Naypyidaw:  Myanmar's Parliament reopened with Aung San Suu Kyi refusing to take a seat on Monday, while the nation's President vowed "no U-turn" on reforms as the EU prepares to suspend sanctions.

READ MORE: EU to suspend sanctions against Myanmar

Suu Kyi's party has refused to swear to "safeguard" an Army-created constitution in the first sign of tension with the government since a landmark by-election this month saw the democracy icon win a parliamentary seat.

The spat comes as European Union nations are preparing to suspend most sanctions against the impoverished nation for one year to reward a series of dramatic reforms since direct army rule ended last year.

Myanmar, long-isolated under military dictatorship, has seen a rapid improvement in relations with the international community after the Nobel Peace Prize winner and her party achieved a decisive win in the April 1 polls.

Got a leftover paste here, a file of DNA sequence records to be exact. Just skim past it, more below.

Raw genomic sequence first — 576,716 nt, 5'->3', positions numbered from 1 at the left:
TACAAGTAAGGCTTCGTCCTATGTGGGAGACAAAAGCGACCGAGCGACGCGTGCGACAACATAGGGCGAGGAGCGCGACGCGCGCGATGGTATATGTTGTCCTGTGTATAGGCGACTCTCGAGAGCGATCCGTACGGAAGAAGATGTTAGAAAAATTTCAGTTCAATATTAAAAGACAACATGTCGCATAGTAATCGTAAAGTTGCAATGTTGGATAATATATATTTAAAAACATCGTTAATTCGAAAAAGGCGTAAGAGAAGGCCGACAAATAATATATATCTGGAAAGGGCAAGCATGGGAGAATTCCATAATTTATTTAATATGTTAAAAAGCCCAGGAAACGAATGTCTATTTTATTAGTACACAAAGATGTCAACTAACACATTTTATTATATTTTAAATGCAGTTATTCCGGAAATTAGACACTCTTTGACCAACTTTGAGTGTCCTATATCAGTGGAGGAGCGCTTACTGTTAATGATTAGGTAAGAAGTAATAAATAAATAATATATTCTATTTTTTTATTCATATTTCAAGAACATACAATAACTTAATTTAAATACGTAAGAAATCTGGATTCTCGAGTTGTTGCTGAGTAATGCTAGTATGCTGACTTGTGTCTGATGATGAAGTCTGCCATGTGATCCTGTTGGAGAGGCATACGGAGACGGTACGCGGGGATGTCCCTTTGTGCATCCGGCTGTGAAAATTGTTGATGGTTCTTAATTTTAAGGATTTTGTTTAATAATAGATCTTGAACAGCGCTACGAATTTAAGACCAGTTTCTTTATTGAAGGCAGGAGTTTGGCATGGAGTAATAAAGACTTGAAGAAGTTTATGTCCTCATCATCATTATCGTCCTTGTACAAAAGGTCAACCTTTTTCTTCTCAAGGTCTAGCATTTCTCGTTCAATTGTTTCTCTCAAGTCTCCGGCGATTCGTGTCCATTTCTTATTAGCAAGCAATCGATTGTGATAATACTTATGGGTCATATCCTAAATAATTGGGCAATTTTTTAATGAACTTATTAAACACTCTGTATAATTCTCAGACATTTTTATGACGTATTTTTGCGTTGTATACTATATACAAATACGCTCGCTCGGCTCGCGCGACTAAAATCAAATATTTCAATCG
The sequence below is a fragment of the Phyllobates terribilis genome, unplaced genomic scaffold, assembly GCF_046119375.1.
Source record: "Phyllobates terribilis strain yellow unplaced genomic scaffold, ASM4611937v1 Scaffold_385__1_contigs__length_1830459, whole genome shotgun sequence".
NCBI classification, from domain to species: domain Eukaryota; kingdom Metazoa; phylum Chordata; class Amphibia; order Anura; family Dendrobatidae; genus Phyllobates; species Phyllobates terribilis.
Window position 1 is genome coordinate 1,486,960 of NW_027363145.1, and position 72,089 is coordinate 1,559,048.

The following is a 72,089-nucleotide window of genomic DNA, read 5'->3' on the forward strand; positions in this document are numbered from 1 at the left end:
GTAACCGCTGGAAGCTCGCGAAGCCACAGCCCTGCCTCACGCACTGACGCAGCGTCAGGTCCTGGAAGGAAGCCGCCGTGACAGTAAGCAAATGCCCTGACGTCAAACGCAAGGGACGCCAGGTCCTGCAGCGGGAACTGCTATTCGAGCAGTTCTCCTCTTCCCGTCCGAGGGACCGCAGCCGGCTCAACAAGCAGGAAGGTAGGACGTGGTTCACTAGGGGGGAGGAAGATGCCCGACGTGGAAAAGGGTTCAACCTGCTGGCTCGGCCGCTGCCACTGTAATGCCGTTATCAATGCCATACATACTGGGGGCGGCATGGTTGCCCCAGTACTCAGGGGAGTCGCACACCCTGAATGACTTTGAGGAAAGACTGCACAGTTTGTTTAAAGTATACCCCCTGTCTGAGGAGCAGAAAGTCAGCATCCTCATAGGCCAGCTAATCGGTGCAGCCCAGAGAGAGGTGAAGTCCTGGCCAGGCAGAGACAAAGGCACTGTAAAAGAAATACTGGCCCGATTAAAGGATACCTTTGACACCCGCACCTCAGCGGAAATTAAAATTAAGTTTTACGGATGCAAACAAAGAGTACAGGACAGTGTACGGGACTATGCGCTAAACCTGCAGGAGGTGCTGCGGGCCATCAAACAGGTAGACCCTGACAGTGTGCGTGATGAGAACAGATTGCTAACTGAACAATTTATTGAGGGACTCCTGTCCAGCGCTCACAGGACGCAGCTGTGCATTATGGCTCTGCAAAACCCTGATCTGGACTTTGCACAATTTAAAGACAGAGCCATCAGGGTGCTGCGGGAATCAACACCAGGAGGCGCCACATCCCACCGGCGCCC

Suu Kyi has shown increased confidence in the reformist government of President Thein Sein in recent weeks, calling for the EU sanctions suspension and planning her first international trip in 24 years.

Thein Sein, who is currently on a visit to Japan, on Monday vowed that he would not backtrack on the country's democratisation.

"There won't be any U-turn," Thein Sein said, according to the Mainichi Shimbun. But he rejected the suggestion that he would alter Myanmar's parliamentary oath to accommodate Suu Kyi, telling reporters that it was up to her whether or not she took the seat.